|Mom, Meghan and Dad three decades post-choice|
On the flip side of the debate, pro-lifers could say that 694 bills have been introduced to protect the rights of unborn children.
And therein lies the problem and the real core of the argument. The problem with this whole debate is that it is basically a disagreement over a fundamental religious/philosophical belief.
It's a sticky debate and not quite so cut and dried as either side suggests. Pro-life folk believe they ARE protecting rights when they support such bills. Pro-choice folk believe they are protecting the rights of women to do what they want with their own bodies, especially where non-sentient bits of not fully formed human protoplasm are concerned.
If we were able to grow all of our kids in test tubes, so that reluctant mom's could hand them off to a lab somewhere and make them someone else's problem, things would be much easier. Making babies would no longer have to impinge on the Mom's right to an uninterrupted career, to a stretch mark free abdomen, to avoid financial discomfort, to date guys without freaking them out or to avoid morning sickness.
Even the form of the debate is problematic. We're having a debate over what is basically a religious concept in a political forum and the loyal opposition doesn't want anything to do with religion. The trouble is that science will never be able to answer the question to anyone's satisfaction. For all practical purposes, this issue is about when we say life becomes sacred. God may have his opinions, but He doesn't shoot down flaming thunderbolts for individual acts that he considers evil.
Let's be clear about what we're arguing about. We're arguing over when life begins. There is no consensus. It's an important issue. For instance, if someone injures a pregnant woman and kills the child or "fetus" (if the idea of it being an unborn child makes you uncomfortable) then can that person be charged with murder or merely assault? Does whether or not the murderer gets charged with murder depend on whether the woman says she wanted the child (fetus) or not? What if she really was planning an abortion and didn't tell anyone and wants to make sure the blackguard pays the full measure of the law? Should that power be given to one sex and one sex alone?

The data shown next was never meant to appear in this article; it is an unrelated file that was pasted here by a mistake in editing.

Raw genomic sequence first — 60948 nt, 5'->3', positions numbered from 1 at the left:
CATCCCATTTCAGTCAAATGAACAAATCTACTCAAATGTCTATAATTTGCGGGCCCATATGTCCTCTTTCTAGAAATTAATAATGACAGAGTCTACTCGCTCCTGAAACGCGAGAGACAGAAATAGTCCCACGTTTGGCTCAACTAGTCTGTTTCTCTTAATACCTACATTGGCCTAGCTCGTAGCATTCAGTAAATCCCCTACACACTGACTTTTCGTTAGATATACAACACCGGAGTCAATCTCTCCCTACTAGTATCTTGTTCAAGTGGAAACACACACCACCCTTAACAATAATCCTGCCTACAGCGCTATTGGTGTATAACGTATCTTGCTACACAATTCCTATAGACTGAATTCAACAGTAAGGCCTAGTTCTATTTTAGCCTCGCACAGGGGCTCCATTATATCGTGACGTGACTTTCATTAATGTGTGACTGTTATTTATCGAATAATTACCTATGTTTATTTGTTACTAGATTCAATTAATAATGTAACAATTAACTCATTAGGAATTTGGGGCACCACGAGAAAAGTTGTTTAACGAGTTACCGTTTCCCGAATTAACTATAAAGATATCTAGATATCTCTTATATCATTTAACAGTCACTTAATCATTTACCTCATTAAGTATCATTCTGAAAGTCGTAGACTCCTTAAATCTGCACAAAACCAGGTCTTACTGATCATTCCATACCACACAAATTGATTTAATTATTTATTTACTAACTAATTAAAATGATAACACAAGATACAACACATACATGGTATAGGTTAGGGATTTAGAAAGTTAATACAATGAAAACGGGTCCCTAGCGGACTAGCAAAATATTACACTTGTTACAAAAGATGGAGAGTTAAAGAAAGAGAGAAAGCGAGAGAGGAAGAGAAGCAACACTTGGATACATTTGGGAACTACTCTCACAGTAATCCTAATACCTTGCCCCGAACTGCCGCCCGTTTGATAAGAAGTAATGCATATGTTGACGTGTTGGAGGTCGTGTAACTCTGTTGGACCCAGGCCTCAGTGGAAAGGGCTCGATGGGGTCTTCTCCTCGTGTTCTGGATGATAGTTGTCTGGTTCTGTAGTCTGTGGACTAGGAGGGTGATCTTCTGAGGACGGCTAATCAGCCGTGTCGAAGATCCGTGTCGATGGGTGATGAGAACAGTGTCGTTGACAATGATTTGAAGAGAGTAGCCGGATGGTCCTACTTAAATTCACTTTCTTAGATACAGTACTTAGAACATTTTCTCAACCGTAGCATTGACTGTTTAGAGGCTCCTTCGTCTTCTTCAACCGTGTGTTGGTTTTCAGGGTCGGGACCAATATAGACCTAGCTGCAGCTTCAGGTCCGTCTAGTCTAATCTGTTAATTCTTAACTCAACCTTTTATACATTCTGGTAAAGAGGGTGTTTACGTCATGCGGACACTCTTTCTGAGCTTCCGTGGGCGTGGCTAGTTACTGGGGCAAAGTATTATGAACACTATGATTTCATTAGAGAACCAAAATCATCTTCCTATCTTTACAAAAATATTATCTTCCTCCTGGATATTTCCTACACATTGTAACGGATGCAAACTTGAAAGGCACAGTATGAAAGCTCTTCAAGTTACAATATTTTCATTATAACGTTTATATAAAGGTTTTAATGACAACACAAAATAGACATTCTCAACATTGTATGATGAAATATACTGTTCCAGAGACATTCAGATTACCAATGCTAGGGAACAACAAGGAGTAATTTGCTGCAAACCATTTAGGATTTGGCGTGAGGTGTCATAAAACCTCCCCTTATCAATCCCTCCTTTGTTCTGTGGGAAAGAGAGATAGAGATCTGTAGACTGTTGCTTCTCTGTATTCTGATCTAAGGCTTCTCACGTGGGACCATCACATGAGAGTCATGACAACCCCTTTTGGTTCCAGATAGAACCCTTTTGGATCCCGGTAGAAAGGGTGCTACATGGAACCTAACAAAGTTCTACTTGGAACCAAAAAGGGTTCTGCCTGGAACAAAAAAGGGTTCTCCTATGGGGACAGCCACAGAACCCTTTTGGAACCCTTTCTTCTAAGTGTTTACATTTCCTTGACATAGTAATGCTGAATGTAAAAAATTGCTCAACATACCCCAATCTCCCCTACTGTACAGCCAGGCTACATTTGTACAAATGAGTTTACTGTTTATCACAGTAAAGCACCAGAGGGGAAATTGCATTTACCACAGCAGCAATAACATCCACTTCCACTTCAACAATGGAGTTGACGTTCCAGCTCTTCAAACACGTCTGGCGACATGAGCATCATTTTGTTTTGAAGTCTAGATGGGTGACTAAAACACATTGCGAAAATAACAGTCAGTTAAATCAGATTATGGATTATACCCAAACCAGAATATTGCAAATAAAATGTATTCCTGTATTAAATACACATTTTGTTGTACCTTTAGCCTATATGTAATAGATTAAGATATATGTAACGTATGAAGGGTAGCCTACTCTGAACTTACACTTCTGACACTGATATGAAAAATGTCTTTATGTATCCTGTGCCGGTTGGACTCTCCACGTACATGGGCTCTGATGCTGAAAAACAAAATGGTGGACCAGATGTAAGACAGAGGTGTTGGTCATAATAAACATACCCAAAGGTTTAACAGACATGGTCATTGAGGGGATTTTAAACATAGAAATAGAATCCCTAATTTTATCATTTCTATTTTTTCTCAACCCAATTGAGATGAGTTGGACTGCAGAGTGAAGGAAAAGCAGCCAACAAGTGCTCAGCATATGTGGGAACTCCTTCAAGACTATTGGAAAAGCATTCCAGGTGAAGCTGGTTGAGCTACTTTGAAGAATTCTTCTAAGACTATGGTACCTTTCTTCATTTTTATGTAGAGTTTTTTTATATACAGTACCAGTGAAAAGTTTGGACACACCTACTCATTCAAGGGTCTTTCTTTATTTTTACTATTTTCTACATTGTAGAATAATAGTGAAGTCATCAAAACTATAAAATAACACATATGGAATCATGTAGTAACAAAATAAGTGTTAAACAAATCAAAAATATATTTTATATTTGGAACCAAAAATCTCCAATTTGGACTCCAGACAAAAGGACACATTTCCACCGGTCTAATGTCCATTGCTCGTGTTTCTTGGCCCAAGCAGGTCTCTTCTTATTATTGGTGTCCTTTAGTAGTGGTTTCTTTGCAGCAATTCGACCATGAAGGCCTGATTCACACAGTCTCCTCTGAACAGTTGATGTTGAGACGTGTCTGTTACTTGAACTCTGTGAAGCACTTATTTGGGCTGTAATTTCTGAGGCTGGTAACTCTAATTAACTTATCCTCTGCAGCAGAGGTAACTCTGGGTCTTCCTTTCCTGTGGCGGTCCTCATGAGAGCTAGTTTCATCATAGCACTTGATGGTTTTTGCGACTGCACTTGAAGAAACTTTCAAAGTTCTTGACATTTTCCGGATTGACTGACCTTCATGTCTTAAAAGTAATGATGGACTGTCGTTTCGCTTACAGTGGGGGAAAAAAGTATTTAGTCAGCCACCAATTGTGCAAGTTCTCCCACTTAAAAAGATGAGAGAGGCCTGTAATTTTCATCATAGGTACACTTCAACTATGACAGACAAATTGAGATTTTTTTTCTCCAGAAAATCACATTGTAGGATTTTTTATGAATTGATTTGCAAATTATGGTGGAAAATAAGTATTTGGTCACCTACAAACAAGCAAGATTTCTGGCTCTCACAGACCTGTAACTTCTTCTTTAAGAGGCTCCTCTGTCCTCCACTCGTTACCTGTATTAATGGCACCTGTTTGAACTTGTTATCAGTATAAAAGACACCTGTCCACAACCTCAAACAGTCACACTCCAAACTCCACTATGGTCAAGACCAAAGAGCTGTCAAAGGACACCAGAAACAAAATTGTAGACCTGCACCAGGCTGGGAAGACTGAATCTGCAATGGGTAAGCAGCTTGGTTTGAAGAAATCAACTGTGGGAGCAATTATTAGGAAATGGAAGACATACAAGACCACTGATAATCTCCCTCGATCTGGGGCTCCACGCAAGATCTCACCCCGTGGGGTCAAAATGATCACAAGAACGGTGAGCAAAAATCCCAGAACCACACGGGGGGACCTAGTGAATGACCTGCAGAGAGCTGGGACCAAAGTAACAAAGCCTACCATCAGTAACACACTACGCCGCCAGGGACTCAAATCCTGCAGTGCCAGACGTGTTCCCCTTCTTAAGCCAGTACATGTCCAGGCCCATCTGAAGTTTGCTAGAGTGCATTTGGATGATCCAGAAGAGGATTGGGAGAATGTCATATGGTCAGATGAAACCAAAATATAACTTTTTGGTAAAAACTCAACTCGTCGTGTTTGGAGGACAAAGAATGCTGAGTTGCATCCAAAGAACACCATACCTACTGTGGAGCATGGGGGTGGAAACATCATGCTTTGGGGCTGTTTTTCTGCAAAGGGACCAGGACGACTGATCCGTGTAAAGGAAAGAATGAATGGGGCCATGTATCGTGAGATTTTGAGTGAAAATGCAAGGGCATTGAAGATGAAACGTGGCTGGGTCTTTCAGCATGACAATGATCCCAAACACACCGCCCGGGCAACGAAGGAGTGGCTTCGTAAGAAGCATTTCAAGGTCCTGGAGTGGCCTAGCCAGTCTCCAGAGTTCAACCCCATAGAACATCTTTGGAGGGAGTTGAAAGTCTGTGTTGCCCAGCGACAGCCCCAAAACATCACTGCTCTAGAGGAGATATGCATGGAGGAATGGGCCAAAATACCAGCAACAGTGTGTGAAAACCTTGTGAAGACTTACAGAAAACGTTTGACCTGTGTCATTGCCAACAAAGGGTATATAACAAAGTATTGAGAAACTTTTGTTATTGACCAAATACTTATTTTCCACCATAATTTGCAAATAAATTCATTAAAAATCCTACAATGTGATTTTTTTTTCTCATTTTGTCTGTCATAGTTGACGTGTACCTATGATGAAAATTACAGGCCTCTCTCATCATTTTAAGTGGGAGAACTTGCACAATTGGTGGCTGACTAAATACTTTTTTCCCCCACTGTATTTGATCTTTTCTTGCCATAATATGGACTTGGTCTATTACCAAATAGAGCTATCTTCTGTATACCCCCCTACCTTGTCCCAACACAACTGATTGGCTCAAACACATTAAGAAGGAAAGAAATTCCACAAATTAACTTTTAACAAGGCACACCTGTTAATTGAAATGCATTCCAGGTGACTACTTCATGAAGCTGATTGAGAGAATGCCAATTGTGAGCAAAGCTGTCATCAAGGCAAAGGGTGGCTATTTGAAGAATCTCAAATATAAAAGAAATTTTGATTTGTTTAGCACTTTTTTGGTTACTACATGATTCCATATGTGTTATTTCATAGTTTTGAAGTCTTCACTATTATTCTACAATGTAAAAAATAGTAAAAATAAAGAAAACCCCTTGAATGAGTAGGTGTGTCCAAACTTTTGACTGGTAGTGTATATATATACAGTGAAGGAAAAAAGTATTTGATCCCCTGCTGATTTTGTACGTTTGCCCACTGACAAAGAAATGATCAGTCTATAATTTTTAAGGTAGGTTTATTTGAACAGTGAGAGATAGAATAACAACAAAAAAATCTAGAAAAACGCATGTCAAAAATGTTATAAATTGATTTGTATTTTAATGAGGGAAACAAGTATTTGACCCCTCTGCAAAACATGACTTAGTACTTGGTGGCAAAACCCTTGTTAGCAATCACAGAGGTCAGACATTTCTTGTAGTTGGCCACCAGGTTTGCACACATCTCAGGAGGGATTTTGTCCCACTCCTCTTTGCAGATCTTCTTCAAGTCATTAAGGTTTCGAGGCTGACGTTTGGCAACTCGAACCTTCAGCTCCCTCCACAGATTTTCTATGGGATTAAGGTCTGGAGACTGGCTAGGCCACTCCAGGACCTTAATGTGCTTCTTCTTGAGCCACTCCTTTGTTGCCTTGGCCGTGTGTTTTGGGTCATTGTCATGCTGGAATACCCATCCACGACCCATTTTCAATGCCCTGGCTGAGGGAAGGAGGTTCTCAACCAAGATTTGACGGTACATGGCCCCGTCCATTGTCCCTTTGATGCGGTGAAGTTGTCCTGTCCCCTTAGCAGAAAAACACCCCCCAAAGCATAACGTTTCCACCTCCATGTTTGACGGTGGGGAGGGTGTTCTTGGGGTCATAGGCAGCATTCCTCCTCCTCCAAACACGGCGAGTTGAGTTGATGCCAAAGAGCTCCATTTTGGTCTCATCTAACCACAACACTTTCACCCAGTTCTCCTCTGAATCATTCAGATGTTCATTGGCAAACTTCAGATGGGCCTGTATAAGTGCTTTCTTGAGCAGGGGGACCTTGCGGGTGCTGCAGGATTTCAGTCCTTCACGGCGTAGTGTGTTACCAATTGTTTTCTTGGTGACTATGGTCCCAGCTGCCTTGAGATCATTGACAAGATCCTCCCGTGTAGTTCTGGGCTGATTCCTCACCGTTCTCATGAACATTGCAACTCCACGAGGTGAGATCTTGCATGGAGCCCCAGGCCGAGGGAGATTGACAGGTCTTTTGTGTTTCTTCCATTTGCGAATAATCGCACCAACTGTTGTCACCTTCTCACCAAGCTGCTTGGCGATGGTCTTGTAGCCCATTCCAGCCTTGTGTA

If a fetus is not a person, then do men have the right to demand that a "fetus" which is half theirs be aborted if they do not want it. Do they have the right to withdraw their genetic material? It would seem that if indeed a fetus is an inanimate object and not a person, then that makes the whole issue a debate over right of ownership of the embryo. If so, then can a man prevent an abortion simply because he "owns" half the embryo? Are we prepared to go that far in depersonalizing unborn fetuses?
Sadly, this is one of those issues that God will have to decide and one issue which the side which
We have reached an impasse. In a civilized country we would vote and be done with it. After all, there's no other way to solve the problem than to decide among ourselves what the law will be and then to live our lives and at the end to answer to God for our decision.
I, myself, choose life! Always life if a life can be saved no matter how small. What God does with that life is up to him. My job is to cherish the life that has been placed in my care whether I was ready or not, comfortable with the responsibility or not.
I'm just saying.
Tom King (c) 2013